Food of the Month: Turmeric is Tur-Mendous


February 5, 2013

Care of Laura Wright

TurmericThe bright yellow powder derived from fresh turmeric roots is most commonly recognized in curry powder blends and bright yellow American mustard. It is most often accessible in powdered form, but did you know that it belongs to a perennial family of plants similar to ginger? Fresh roots of this rhizomatous plant look alarmingly similar to the popular tea time staple. It certainly leaves its mark everywhere, a vibrant and deep yellow hue. In the realm of healthy and virtuous living, it leaves a distinctive mark as well.

It’s a highly effective and totally natural disease fighting agent, mostly due to the presence of more than 20 anti-inflammatory compounds. Curcumin, an antioxidant that also fights inflammation, gives the spice its saturated yellow appearance. Because of the antioxidant’s content in the spice, regular consumption may aid in prevention of heart disease and arthritis. It’s also applied as a salve for wounds in some parts of the world. At one time, bandages were saturated with the spice in India to speed up the healing process.

Consumption of this wonder spice may prove to be an effective treatment for Alzheimer’s disease as well. In India, where turmeric is used with frequency in cooking, rates of Alzheimer’s rank lowest in the world–from 1 to 3 percent. Research has shown that the antioxidant curcumin helps prevent the buildup of harmful plaque in the brain, a signification of the disease.

On cooking with it: It generally works in any veggie or tofu/tempeh saute you could rig up since the flavour is fairly mild. Once you have the oil hot enough, drop a teaspoon or so of turmeric into the pan and stir it around to bloom the spice. Add any other aromatics you may be using (garlic, chilies, herbs etc) and move on with the rest of your dish. The flavour and fragrance will open up dramatically once the heat is applied. I also love to drop in a few pinches with the water if I’m cooking up a pot of basmati rice or quinoa, just for an extra anti-inflammation boost.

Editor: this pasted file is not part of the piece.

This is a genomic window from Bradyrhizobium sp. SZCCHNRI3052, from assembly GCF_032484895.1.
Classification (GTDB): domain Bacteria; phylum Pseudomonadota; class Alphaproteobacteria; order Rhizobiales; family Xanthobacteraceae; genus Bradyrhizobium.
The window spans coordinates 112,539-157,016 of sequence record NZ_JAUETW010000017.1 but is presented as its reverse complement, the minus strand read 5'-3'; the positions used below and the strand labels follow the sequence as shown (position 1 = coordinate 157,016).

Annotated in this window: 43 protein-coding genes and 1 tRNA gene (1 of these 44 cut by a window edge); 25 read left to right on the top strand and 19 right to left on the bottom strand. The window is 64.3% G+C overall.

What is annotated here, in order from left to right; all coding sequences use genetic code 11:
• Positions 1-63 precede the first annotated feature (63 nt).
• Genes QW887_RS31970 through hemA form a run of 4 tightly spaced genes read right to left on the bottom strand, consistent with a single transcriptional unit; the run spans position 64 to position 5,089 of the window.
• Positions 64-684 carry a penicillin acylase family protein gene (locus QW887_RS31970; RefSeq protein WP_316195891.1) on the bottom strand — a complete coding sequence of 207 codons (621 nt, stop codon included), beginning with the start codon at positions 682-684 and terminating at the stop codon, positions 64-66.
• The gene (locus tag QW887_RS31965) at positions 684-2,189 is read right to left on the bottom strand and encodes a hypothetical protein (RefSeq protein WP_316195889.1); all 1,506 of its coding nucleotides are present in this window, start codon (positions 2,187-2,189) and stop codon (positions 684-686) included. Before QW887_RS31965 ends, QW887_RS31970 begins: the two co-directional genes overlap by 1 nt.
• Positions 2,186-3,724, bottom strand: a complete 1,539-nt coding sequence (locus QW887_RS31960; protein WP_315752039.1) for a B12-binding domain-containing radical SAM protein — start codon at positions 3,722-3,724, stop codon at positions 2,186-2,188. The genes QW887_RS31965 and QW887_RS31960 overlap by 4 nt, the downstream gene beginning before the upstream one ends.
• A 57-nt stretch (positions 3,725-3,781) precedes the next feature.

Or take a sip: This little variation on turmeric tea is one of my favourite ways to wake up. It’s also comforting when a cold begins to strike with all of the warming spice. In a small saucepan, bring 1.5 cups of water, 1 tsp ground turmeric, a few slices of fresh ginger, a small pinch of cayenne pepper, a big squeeze of agave/ maple syrup and a splash of apple cider vinegar to a heavy simmer. Pour this golden and healing drink into a cup and feel better.

Filed under: Eat Veg elifelines Food of the Month Nutrition